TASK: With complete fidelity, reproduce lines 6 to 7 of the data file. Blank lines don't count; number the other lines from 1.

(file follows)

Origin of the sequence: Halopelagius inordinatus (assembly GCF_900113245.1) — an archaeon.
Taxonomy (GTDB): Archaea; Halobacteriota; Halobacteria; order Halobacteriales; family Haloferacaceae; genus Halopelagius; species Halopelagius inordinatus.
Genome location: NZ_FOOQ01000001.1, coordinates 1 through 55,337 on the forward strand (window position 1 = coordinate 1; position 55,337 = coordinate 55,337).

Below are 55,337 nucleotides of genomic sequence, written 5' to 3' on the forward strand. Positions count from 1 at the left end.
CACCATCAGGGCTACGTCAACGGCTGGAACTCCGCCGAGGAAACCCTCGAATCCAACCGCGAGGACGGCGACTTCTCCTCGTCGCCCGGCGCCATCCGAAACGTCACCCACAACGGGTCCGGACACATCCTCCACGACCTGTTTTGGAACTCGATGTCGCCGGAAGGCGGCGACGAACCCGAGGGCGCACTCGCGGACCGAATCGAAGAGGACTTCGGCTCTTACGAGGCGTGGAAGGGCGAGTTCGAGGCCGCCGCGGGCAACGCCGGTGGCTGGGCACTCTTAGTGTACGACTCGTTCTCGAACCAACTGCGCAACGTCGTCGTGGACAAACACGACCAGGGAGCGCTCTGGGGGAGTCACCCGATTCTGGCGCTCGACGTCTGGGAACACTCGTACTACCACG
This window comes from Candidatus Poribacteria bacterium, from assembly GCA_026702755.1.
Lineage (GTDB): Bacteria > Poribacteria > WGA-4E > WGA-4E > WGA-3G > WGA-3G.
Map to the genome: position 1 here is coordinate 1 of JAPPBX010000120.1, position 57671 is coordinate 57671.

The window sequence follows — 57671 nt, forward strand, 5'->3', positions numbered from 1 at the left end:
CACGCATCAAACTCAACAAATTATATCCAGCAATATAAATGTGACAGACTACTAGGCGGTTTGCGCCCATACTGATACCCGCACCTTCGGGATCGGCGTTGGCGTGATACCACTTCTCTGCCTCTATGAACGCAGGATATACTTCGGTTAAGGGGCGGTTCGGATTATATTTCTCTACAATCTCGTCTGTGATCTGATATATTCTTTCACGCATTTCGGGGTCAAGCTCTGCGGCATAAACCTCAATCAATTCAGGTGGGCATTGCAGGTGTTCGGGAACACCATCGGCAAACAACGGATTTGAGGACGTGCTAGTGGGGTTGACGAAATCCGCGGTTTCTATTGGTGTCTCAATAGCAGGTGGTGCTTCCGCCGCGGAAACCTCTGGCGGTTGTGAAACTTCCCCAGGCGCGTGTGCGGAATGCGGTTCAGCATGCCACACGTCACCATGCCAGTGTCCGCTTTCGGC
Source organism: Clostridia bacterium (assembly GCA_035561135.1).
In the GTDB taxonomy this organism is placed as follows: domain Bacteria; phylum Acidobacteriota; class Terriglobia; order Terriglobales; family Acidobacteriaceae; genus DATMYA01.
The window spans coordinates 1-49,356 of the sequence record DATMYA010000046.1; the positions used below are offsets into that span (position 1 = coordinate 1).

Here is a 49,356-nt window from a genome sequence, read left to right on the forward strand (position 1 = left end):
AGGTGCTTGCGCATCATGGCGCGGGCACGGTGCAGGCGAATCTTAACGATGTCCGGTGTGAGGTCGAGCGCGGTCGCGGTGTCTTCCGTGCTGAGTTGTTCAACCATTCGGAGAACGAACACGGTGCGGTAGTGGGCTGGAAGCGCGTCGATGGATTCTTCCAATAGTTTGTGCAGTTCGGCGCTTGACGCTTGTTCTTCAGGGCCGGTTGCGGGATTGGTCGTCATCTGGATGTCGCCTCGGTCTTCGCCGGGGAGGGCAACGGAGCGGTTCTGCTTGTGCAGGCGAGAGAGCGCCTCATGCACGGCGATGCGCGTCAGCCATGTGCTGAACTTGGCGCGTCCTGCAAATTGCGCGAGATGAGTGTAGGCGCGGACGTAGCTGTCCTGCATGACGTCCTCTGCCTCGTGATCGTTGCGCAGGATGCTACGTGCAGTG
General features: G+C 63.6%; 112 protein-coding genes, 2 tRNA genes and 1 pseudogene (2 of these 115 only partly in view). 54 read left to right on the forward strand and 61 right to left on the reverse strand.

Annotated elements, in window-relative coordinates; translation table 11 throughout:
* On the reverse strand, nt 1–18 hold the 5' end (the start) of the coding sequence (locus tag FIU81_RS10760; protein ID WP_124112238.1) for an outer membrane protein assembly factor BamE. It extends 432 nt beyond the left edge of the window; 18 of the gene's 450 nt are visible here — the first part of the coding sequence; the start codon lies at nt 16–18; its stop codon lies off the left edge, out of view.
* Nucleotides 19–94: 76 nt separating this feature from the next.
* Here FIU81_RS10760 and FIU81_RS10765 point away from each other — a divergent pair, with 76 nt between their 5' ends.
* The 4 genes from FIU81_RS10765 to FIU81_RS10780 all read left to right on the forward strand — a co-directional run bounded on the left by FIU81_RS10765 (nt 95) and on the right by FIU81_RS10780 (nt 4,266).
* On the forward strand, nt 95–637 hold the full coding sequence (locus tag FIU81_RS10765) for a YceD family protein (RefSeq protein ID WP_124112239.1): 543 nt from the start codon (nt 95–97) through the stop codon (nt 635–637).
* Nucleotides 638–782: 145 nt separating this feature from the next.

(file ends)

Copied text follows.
This window comes from Candidatus Poribacteria bacterium, from assembly GCA_026702755.1.
Lineage (GTDB): Bacteria > Poribacteria > WGA-4E > WGA-4E > WGA-3G > WGA-3G.